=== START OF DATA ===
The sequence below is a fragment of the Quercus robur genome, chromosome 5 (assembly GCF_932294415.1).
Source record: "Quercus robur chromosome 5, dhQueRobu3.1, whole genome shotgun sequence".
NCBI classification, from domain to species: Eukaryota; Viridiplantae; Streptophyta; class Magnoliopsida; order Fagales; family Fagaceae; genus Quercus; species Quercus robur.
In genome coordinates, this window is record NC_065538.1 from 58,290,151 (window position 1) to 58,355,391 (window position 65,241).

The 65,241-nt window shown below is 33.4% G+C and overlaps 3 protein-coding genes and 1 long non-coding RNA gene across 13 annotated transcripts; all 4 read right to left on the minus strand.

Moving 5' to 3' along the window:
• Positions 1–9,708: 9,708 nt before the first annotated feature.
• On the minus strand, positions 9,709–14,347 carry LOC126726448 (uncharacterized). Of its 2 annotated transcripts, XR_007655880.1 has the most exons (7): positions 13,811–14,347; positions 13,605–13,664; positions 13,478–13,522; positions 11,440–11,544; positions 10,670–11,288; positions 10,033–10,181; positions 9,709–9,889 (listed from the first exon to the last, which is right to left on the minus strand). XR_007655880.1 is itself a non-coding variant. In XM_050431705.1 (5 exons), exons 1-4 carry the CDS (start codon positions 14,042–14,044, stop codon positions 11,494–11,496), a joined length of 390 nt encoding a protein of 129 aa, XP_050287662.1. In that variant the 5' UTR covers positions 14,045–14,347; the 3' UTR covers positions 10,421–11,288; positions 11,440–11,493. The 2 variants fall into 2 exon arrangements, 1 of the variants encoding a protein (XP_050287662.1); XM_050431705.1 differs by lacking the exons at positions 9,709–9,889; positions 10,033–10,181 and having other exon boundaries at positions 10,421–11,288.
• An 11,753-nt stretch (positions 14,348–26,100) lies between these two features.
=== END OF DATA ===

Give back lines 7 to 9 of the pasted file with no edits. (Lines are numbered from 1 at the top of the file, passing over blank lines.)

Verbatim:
• Positions 1–9,708: 9,708 nt before the first annotated feature.
• On the minus strand, positions 9,709–14,347 carry LOC126726448 (uncharacterized). Of its 2 annotated transcripts, XR_007655880.1 has the most exons (7): positions 13,811–14,347; positions 13,605–13,664; positions 13,478–13,522; positions 11,440–11,544; positions 10,670–11,288; positions 10,033–10,181; positions 9,709–9,889 (listed from the first exon to the last, which is right to left on the minus strand). XR_007655880.1 is itself a non-coding variant. In XM_050431705.1 (5 exons), exons 1-4 carry the CDS (start codon positions 14,042–14,044, stop codon positions 11,494–11,496), a joined length of 390 nt encoding a protein of 129 aa, XP_050287662.1. In that variant the 5' UTR covers positions 14,045–14,347; the 3' UTR covers positions 10,421–11,288; positions 11,440–11,493. The 2 variants fall into 2 exon arrangements, 1 of the variants encoding a protein (XP_050287662.1); XM_050431705.1 differs by lacking the exons at positions 9,709–9,889; positions 10,033–10,181 and having other exon boundaries at positions 10,421–11,288.
• An 11,753-nt stretch (positions 14,348–26,100) lies between these two features.